A teen who may be experiencing existential depression may truly believe that nothing they do will change the course of their life so what is the point in trying to do well in school, in attempting to make friends or to even take care of themselves. If a teen has experienced the death of a loved one or friend, this may trigger desperate thoughts of worthlessness and deeper questions about why any of us should bother trying to live if we are all simply going to die anyway. This fatalistic viewpoint can be so deeply ingrained in a teen’s brain that they can no longer exert themselves physically or mentally. They see no point in life and believe that the person who has passed is truly in a better position than they are. Thoughts of suicide will be all-consuming and a very viable option in their brain. Not only is this a terrifying mental space to occupy for a teen with no ambitions, goals or beliefs to hold onto for this life but more importantly for the loved ones watching these emotions unfold.
Seek medical attention
In other words, an existential crisis is a very serious disorder and should be treated as such. If you suspect that your teenager may be having these types of thoughts or emotions, it is imperative that you seek advice from a medical professional as soon as possible. The depression associated with an existential crisis is not simply something that they will get over or will work through on their own. Your teen will require the expertise of trained mental health professionals like those at Beachside Treatment Center to help them to evaluate their purpose and meaning for their lives in a healthy way.
The question then remains, “how is existential crisis treated?” Of course, the first step is seeking medical advice from your child’s pediatrician who will refer them to a mental health professional. They will then be referred to a treatment facility like Beachside Treatment Center for intensive therapy and counseling. It is important to remember that an existential crisis is not something that can be avoided or brushed under the carpet but requires the assistance of trained medical professionals to help your teen to recover and lead a productive, happy life.
During treatment, teens will learn to break free of the crisis and learn new tips for managing their thoughts and feelings. They will learn to replace the negative thoughts in their brain with positive, encouraging ones. Teens will be encouraged to write down all of those things for which they are grateful so that they can learn to appreciate their life and its value. During group and individual therapy sessions, teens will explore the good in themselves and the positive impact that they have had on others.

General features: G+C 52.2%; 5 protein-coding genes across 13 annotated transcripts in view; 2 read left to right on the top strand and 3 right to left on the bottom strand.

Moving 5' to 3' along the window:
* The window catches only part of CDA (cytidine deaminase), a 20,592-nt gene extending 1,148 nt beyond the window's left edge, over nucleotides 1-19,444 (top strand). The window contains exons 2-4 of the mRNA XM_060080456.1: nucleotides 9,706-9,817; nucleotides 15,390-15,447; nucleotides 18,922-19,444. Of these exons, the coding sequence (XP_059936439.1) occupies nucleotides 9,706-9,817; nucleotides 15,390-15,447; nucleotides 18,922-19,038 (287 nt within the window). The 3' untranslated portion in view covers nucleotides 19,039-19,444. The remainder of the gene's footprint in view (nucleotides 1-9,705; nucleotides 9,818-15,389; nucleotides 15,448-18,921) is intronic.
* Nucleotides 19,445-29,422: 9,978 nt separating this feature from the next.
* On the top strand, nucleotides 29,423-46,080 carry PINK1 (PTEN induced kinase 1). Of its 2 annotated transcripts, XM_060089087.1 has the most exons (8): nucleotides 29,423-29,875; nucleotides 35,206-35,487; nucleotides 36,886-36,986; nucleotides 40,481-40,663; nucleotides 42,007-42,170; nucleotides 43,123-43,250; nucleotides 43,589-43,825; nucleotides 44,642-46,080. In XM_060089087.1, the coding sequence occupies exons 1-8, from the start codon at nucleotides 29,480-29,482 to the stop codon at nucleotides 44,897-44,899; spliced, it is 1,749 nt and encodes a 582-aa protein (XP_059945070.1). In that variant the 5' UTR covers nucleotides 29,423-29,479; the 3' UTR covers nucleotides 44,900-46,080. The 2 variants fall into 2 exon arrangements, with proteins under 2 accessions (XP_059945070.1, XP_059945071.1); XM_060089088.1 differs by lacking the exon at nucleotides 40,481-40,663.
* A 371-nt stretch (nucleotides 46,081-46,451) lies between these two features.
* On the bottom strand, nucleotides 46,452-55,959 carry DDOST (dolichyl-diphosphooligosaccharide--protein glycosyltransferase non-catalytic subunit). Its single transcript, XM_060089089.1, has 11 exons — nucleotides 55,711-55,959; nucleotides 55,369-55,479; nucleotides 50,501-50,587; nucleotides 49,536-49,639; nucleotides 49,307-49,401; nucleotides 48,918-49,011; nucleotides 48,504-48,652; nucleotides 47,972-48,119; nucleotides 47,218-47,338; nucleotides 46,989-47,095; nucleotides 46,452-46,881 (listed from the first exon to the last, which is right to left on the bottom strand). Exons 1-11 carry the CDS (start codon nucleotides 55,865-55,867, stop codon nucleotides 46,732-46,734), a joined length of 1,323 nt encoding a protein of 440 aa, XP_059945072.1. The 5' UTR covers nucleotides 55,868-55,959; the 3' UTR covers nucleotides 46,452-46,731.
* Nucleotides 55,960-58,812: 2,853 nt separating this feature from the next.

There is hope for teens experiencing an existential crisis. With the proper diagnosis, care and treatment, they can learn the appropriate skills to manage their symptoms of depression and to successfully maneuver through the crisis. In order to help them on their journey, you can give them some words of advice:
- The process of recovery requires baby steps. Take it slowly and do not try to tackle everything at once.
- An existential crisis can be terrifying for you and for your loved ones! Understand that you are not alone and you have a great support system.
- Accept yourself for who you are including your good and bad qualities!
- Find your passion. Whatever it is that you enjoyed in the past; try to get back to it and let yourself truly appreciate life.
- If your existential crisis was triggered or caused by a traumatic event, be sure to address it head-on. For example, grief may have played a role in your experience so it is imperative that you seek counseling for the event or loss itself.
- Your life has a purpose and meaning. This is just a speed bump in your journey. Keep pushing forward in your path.
An existential crisis is a critical situation for terrified teens, one which if not addressed may be fatal. If you suspect that your teen may be experiencing an existential crisis, immediately get them the help that they desperately need. The trained professionals at Beachside Treatment Center will help to get your child back on track to understanding their self-worth and to see the value and importance of their life.